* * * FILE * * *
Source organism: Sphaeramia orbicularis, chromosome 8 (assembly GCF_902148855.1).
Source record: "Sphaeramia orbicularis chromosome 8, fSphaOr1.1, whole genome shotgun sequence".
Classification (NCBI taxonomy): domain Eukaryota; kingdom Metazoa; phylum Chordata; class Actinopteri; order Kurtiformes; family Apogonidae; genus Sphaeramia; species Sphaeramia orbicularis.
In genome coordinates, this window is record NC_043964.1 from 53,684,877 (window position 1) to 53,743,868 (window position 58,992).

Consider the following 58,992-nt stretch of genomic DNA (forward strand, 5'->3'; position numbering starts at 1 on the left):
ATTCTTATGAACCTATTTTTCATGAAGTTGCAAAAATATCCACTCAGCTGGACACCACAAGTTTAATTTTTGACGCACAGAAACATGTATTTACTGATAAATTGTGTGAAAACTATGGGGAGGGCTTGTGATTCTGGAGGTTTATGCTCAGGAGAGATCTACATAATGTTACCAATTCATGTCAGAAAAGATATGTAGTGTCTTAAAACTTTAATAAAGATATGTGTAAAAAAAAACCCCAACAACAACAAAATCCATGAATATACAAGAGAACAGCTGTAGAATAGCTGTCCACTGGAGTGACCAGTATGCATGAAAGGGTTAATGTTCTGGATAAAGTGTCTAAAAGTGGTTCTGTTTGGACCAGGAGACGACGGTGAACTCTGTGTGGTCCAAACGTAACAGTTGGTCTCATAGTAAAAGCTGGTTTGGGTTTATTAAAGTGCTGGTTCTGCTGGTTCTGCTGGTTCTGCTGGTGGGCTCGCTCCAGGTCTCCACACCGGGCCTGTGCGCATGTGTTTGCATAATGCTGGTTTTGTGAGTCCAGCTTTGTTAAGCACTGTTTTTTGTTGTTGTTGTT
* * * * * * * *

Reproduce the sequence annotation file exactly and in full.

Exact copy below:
Source organism: Sphaeramia orbicularis, chromosome 8 (assembly GCF_902148855.1).
Source record: "Sphaeramia orbicularis chromosome 8, fSphaOr1.1, whole genome shotgun sequence".
Classification (NCBI taxonomy): domain Eukaryota; kingdom Metazoa; phylum Chordata; class Actinopteri; order Kurtiformes; family Apogonidae; genus Sphaeramia; species Sphaeramia orbicularis.
In genome coordinates, this window is record NC_043964.1 from 53,684,877 (window position 1) to 53,743,868 (window position 58,992).

Consider the following 58,992-nt stretch of genomic DNA (forward strand, 5'->3'; position numbering starts at 1 on the left):
ATTCTTATGAACCTATTTTTCATGAAGTTGCAAAAATATCCACTCAGCTGGACACCACAAGTTTAATTTTTGACGCACAGAAACATGTATTTACTGATAAATTGTGTGAAAACTATGGGGAGGGCTTGTGATTCTGGAGGTTTATGCTCAGGAGAGATCTACATAATGTTACCAATTCATGTCAGAAAAGATATGTAGTGTCTTAAAACTTTAATAAAGATATGTGTAAAAAAAAACCCCAACAACAACAAAATCCATGAATATACAAGAGAACAGCTGTAGAATAGCTGTCCACTGGAGTGACCAGTATGCATGAAAGGGTTAATGTTCTGGATAAAGTGTCTAAAAGTGGTTCTGTTTGGACCAGGAGACGACGGTGAACTCTGTGTGGTCCAAACGTAACAGTTGGTCTCATAGTAAAAGCTGGTTTGGGTTTATTAAAGTGCTGGTTCTGCTGGTTCTGCTGGTTCTGCTGGTGGGCTCGCTCCAGGTCTCCACACCGGGCCTGTGCGCATGTGTTTGCATAATGCTGGTTTTGTGAGTCCAGCTTTGTTAAGCACTGTTTTTTGTTGTTGTTGTT